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Summary:

The system, for which a Kickstarter campaign was launched on Monday, should work with 4 out of 5 existing AC units.

Tado Cooling
photo: Tado

Want to stick some smarts into your old non-connected air conditioning system rather than buying some fancy-pants new unit? Tado, the German Nest competitor, may have something for you.

Tado started selling its smart thermostat at the end of 2012, capitalizing on the fact that Nest didn’t play nice with European wiring. That product is still ticking along – CEO Christian Deilmann told me there are a few thousand orders a month coming in from Germany, Austria, Switzerland and the U.K. — but now the firm has developed a new product called Tado Cooling, for which it is raising money and gauging interest via Kickstarter.

The Cooling box sits on the user’s wall and, together with a smartphone app, provides an interface between the user and her AC unit. As with the original Tado system, the app knows when a user is heading home through smartphone location tracking, so that things can be nice and breezy by the time she walks through the door.

However, this new Tado Cooling unit, which is itself connected to the internet via Wi-Fi, also performs indoor tracking via Bluetooth Low Energy, iBeacon and light and motion sensors, to make sure rooms aren’t being unnecessarily cooled when no-one is in them. It even has a humidity sensor.

The really useful aspect of Tado Cooling, though, is its broad compatibility. Nest of course can also be used to control AC, but only central AC. So Tado is gunning for the other kinds of AC units: window, wall-mounted (split) and free-standing. As the Tado Cooling box communicates with the unit via infrared, it will work with pretty much any AC unit that already work with a remote control.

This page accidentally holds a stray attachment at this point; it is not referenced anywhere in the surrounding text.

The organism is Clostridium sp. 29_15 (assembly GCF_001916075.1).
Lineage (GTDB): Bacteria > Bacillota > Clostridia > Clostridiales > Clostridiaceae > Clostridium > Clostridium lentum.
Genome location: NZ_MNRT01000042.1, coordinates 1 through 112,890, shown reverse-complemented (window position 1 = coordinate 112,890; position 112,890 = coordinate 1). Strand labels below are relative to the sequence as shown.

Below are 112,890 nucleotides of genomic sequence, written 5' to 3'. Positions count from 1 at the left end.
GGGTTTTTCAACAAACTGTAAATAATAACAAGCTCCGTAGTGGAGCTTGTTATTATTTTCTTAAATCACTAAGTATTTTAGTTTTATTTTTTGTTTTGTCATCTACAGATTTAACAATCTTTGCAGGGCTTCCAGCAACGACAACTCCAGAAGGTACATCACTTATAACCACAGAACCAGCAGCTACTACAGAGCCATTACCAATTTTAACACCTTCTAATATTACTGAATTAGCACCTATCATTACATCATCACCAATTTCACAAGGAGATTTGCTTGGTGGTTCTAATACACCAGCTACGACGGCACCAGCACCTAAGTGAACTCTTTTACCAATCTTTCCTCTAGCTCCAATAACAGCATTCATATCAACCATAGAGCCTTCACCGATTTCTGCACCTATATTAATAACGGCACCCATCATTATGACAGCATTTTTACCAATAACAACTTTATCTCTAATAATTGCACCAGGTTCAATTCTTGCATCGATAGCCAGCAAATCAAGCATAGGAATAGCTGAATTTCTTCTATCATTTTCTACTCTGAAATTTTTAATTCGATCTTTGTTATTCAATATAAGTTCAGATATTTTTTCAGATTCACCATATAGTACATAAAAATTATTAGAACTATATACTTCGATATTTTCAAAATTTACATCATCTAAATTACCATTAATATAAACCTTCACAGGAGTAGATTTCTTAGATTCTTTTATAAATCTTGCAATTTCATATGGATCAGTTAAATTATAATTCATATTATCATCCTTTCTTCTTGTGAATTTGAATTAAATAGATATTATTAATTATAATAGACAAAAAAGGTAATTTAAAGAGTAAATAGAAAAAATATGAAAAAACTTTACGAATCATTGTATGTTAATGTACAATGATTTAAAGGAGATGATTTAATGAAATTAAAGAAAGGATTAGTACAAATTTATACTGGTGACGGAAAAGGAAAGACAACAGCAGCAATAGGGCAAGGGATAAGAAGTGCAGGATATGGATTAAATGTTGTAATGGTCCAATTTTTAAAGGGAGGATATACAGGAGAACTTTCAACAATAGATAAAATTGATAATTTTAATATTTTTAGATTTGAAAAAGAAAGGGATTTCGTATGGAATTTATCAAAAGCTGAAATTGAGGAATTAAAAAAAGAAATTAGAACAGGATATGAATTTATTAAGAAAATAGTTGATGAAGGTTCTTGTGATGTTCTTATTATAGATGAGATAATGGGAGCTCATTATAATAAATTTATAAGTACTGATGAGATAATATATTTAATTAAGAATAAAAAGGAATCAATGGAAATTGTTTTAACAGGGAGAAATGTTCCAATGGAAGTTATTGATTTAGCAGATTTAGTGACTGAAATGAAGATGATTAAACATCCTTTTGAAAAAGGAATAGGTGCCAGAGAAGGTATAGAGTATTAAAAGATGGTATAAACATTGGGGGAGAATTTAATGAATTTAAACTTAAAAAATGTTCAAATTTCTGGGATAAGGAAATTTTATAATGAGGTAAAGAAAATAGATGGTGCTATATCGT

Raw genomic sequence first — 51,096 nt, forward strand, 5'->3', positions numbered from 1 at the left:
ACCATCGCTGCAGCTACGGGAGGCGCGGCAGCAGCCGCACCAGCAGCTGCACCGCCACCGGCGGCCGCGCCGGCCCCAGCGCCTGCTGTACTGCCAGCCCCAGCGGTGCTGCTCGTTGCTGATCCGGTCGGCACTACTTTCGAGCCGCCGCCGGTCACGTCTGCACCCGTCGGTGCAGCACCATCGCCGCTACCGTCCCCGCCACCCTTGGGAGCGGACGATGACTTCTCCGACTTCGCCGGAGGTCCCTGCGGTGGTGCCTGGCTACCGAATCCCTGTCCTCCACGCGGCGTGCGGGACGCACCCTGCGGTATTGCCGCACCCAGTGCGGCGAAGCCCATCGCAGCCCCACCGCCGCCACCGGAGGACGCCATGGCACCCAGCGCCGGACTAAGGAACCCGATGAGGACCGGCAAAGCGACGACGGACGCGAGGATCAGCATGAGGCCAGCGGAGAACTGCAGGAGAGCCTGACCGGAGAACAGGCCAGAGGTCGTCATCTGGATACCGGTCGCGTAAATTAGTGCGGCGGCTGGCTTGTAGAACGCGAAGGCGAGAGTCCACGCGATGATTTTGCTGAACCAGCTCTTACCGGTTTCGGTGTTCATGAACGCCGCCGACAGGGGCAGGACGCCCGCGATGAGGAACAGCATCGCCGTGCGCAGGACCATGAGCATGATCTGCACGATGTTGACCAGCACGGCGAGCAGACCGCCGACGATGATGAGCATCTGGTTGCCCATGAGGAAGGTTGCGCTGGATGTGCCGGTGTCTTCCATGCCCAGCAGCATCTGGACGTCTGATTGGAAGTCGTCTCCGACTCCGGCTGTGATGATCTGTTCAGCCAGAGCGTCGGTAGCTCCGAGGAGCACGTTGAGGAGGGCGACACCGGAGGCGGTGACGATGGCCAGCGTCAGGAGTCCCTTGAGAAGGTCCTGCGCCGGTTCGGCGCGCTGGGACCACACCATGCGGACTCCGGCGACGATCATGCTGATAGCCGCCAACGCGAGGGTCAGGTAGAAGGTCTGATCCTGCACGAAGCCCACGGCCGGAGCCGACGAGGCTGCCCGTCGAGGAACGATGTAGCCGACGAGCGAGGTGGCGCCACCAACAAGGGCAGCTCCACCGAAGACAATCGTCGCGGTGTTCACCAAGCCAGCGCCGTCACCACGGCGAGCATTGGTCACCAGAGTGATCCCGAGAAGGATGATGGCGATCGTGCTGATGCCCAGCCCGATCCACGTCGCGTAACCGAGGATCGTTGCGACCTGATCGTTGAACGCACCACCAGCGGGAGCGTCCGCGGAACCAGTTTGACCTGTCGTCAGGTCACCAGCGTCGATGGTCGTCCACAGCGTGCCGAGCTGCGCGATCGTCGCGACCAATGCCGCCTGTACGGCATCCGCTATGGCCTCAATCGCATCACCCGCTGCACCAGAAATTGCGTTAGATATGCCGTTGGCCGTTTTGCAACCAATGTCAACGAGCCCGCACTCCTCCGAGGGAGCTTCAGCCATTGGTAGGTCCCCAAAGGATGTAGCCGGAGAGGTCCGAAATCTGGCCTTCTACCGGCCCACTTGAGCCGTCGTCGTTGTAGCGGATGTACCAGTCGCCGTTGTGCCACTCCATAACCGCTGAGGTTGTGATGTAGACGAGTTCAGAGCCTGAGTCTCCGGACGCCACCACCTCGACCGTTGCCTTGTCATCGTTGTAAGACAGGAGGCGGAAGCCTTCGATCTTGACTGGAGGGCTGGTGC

According to Deilmann, around 4 in 5 AC units are non-central. “Especially in Asian countries and Europe and Japan and Australia, basically there are only split units installed,” he told me on Monday. “Also on the east coast of the U.S., you have a lot of these in-window units. These can’t be controlled by Nest.”

Hence Tado’s overt pitch to those beyond the U.K. (where Nest is now available and the German-speaking countries, none of which are in any case prime AC markets. The company sees a gap in the market, and it’s using Kickstarter as a way of getting itself out there on a global basis. It will compete with products such as the connected vent covers from Keen, that try to limit cooling to rooms where people are, and perhaps with the connected window units from GE’s Quirky partnership, though that requires buying a new unit.

“We know that the U.S. and Asia are the biggest markets, but it’s very difficult to foresee how big the demand will be,” Deilmann said. “Right now the product is working, but before we go into mass production, we want to see what is the demand, how many units we need to build… Kickstarter can do all countries [at once].”

Existing Tado owners should note that the Cooling app is separate from the original app, which Deilmann said is due to its vastly different functionality. However, he noted that Tado wants to eventually combine the apps into one.

The Cooling box is only $99 as a Kickstarter pledge (or $69 for 500 early birds), which is a good deal considering the anticipated $149 retail price. And it seems the fundraiser is off to a good start — having launched on Monday afternoon, it is already at the time of writing more than 10 percent into its $150,000 goal.

  1. Will be interesting to see how effectively designers address the IR communications uncertainty problem. Just ask anyone who uses any kind of IR remote what percent of the IR commands require a retry. Its finnicky on a number of fronts even assuming you can duplicate the OEM commands

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  2. Nicholas Paredes Monday, May 12, 2014

    My Quirky/GE air conditioner is set to arrive soon. I’m looking forward to seeing if it is solidly integrated. Moving into devices means that a product has to be supported for a number of years in terms of both hardware and software. Let’s hope that companies don’t forget that aspect.

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    1. That’s why it’s so key that all manual functionality work even if the manufacturer goes out of business. A connected gadget can’t turn into a brick absent the service provider or connectivity.

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  3. Michael Camilleri Monday, May 12, 2014

    So what do the unlock 20% do?

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    1. Michael Camilleri Monday, May 12, 2014

      UNLUCKY 20%, that is!

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  4. Smart thermostats should no longer be called that as they no longer keep the temperature static. Instead a more appropriate name would be thermodyne or demandtherm or some such.

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